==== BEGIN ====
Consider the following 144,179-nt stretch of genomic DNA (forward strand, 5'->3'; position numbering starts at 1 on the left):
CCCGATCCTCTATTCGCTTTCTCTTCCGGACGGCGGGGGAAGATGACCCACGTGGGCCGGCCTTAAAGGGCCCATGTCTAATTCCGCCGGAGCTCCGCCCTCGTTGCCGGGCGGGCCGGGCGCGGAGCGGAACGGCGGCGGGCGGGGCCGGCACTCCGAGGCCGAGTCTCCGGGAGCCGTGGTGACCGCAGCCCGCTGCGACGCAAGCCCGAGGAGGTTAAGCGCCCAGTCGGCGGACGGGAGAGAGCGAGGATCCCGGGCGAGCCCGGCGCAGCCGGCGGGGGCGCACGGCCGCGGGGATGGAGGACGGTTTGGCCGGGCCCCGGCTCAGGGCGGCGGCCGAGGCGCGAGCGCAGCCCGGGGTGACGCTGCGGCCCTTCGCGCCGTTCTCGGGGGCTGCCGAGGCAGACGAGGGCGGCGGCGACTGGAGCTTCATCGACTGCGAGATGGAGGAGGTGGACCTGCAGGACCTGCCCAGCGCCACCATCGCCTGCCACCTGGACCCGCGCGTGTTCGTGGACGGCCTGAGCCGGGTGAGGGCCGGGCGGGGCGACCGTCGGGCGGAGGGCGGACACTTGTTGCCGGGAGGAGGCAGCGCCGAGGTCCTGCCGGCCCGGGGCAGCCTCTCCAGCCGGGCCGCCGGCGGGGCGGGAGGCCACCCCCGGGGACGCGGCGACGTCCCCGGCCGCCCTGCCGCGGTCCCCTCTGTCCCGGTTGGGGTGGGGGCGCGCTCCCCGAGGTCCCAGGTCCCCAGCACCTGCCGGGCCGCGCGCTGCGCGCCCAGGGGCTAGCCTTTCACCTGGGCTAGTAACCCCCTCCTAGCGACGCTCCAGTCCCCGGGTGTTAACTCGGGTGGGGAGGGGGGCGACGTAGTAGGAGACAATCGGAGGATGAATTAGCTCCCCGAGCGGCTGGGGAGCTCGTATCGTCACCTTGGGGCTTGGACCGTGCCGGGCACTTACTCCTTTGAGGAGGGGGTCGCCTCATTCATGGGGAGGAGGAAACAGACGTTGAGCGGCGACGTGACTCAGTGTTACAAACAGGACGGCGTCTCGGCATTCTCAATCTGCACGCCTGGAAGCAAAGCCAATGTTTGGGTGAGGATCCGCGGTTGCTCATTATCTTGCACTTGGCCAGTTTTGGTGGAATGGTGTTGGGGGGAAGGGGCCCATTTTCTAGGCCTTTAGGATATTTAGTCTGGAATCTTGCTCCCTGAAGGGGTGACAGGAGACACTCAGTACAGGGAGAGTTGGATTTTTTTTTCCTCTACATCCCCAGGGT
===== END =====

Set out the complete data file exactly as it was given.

Consider the following 144,179-nt stretch of genomic DNA (forward strand, 5'->3'; position numbering starts at 1 on the left):
CCCGATCCTCTATTCGCTTTCTCTTCCGGACGGCGGGGGAAGATGACCCACGTGGGCCGGCCTTAAAGGGCCCATGTCTAATTCCGCCGGAGCTCCGCCCTCGTTGCCGGGCGGGCCGGGCGCGGAGCGGAACGGCGGCGGGCGGGGCCGGCACTCCGAGGCCGAGTCTCCGGGAGCCGTGGTGACCGCAGCCCGCTGCGACGCAAGCCCGAGGAGGTTAAGCGCCCAGTCGGCGGACGGGAGAGAGCGAGGATCCCGGGCGAGCCCGGCGCAGCCGGCGGGGGCGCACGGCCGCGGGGATGGAGGACGGTTTGGCCGGGCCCCGGCTCAGGGCGGCGGCCGAGGCGCGAGCGCAGCCCGGGGTGACGCTGCGGCCCTTCGCGCCGTTCTCGGGGGCTGCCGAGGCAGACGAGGGCGGCGGCGACTGGAGCTTCATCGACTGCGAGATGGAGGAGGTGGACCTGCAGGACCTGCCCAGCGCCACCATCGCCTGCCACCTGGACCCGCGCGTGTTCGTGGACGGCCTGAGCCGGGTGAGGGCCGGGCGGGGCGACCGTCGGGCGGAGGGCGGACACTTGTTGCCGGGAGGAGGCAGCGCCGAGGTCCTGCCGGCCCGGGGCAGCCTCTCCAGCCGGGCCGCCGGCGGGGCGGGAGGCCACCCCCGGGGACGCGGCGACGTCCCCGGCCGCCCTGCCGCGGTCCCCTCTGTCCCGGTTGGGGTGGGGGCGCGCTCCCCGAGGTCCCAGGTCCCCAGCACCTGCCGGGCCGCGCGCTGCGCGCCCAGGGGCTAGCCTTTCACCTGGGCTAGTAACCCCCTCCTAGCGACGCTCCAGTCCCCGGGTGTTAACTCGGGTGGGGAGGGGGGCGACGTAGTAGGAGACAATCGGAGGATGAATTAGCTCCCCGAGCGGCTGGGGAGCTCGTATCGTCACCTTGGGGCTTGGACCGTGCCGGGCACTTACTCCTTTGAGGAGGGGGTCGCCTCATTCATGGGGAGGAGGAAACAGACGTTGAGCGGCGACGTGACTCAGTGTTACAAACAGGACGGCGTCTCGGCATTCTCAATCTGCACGCCTGGAAGCAAAGCCAATGTTTGGGTGAGGATCCGCGGTTGCTCATTATCTTGCACTTGGCCAGTTTTGGTGGAATGGTGTTGGGGGGAAGGGGCCCATTTTCTAGGCCTTTAGGATATTTAGTCTGGAATCTTGCTCCCTGAAGGGGTGACAGGAGACACTCAGTACAGGGAGAGTTGGATTTTTTTTTCCTCTACATCCCCAGGGT